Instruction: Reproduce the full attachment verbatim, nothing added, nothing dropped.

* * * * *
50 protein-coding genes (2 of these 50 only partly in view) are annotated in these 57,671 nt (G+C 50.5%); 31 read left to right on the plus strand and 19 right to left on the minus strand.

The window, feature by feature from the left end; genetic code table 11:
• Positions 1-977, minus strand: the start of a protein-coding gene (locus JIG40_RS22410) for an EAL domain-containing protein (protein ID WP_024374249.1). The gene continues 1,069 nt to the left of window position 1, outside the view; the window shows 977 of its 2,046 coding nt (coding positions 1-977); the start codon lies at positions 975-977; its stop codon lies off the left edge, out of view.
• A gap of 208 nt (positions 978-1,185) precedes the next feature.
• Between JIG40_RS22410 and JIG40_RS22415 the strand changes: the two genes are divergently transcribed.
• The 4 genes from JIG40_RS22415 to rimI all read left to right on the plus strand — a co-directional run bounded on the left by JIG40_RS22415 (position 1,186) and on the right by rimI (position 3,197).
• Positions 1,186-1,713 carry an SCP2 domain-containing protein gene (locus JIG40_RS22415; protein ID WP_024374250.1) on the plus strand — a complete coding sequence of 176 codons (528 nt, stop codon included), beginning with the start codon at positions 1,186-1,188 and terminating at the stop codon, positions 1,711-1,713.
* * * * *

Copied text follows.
50 protein-coding genes (2 of these 50 only partly in view) are annotated in these 57,671 nt (G+C 50.5%); 31 read left to right on the plus strand and 19 right to left on the minus strand.

The window, feature by feature from the left end; genetic code table 11:
• Positions 1-977, minus strand: the start of a protein-coding gene (locus JIG40_RS22410) for an EAL domain-containing protein (protein ID WP_024374249.1). The gene continues 1,069 nt to the left of window position 1, outside the view; the window shows 977 of its 2,046 coding nt (coding positions 1-977); the start codon lies at positions 975-977; its stop codon lies off the left edge, out of view.
• A gap of 208 nt (positions 978-1,185) precedes the next feature.
• Between JIG40_RS22410 and JIG40_RS22415 the strand changes: the two genes are divergently transcribed.
• The 4 genes from JIG40_RS22415 to rimI all read left to right on the plus strand — a co-directional run bounded on the left by JIG40_RS22415 (position 1,186) and on the right by rimI (position 3,197).
• Positions 1,186-1,713 carry an SCP2 domain-containing protein gene (locus JIG40_RS22415; protein ID WP_024374250.1) on the plus strand — a complete coding sequence of 176 codons (528 nt, stop codon included), beginning with the start codon at positions 1,186-1,188 and terminating at the stop codon, positions 1,711-1,713.